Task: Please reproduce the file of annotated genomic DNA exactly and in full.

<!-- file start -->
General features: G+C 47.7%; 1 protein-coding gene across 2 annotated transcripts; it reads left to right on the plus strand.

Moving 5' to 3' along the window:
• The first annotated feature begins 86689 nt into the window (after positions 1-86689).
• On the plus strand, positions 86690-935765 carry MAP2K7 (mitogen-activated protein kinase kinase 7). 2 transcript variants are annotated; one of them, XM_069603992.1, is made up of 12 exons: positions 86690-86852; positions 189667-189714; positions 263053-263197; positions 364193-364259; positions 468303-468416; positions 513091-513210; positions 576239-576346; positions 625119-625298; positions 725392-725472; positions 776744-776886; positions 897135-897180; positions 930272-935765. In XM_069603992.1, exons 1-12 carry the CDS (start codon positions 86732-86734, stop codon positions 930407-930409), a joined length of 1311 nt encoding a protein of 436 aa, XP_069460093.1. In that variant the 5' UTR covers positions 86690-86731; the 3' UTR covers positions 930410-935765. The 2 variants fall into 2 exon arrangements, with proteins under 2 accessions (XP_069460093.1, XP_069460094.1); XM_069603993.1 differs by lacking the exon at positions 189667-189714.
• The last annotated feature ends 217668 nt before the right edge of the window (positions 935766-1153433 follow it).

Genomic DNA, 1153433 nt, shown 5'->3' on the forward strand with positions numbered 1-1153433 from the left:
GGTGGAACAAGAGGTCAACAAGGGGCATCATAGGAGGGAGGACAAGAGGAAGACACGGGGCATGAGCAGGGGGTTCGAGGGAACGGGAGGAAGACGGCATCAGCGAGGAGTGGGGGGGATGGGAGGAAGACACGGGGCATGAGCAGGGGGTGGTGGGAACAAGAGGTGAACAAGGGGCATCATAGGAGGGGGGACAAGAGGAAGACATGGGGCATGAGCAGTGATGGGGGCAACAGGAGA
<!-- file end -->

General features: G+C 47.7%; 1 protein-coding gene across 2 annotated transcripts; it reads left to right on the plus strand.

Moving 5' to 3' along the window:
• The first annotated feature begins 86689 nt into the window (after positions 1-86689).
• On the plus strand, positions 86690-935765 carry MAP2K7 (mitogen-activated protein kinase kinase 7). 2 transcript variants are annotated; one of them, XM_069603992.1, is made up of 12 exons: positions 86690-86852; positions 189667-189714; positions 263053-263197; positions 364193-364259; positions 468303-468416; positions 513091-513210; positions 576239-576346; positions 625119-625298; positions 725392-725472; positions 776744-776886; positions 897135-897180; positions 930272-935765. In XM_069603992.1, exons 1-12 carry the CDS (start codon positions 86732-86734, stop codon positions 930407-930409), a joined length of 1311 nt encoding a protein of 436 aa, XP_069460093.1. In that variant the 5' UTR covers positions 86690-86731; the 3' UTR covers positions 930410-935765. The 2 variants fall into 2 exon arrangements, with proteins under 2 accessions (XP_069460093.1, XP_069460094.1); XM_069603993.1 differs by lacking the exon at positions 189667-189714.
• The last annotated feature ends 217668 nt before the right edge of the window (positions 935766-1153433 follow it).

Genomic DNA, 1153433 nt, shown 5'->3' on the forward strand with positions numbered 1-1153433 from the left:
GGTGGAACAAGAGGTCAACAAGGGGCATCATAGGAGGGAGGACAAGAGGAAGACACGGGGCATGAGCAGGGGGTTCGAGGGAACGGGAGGAAGACGGCATCAGCGAGGAGTGGGGGGGATGGGAGGAAGACACGGGGCATGAGCAGGGGGTGGTGGGAACAAGAGGTGAACAAGGGGCATCATAGGAGGGGGGACAAGAGGAAGACATGGGGCATGAGCAGTGATGGGGGCAACAGGAGA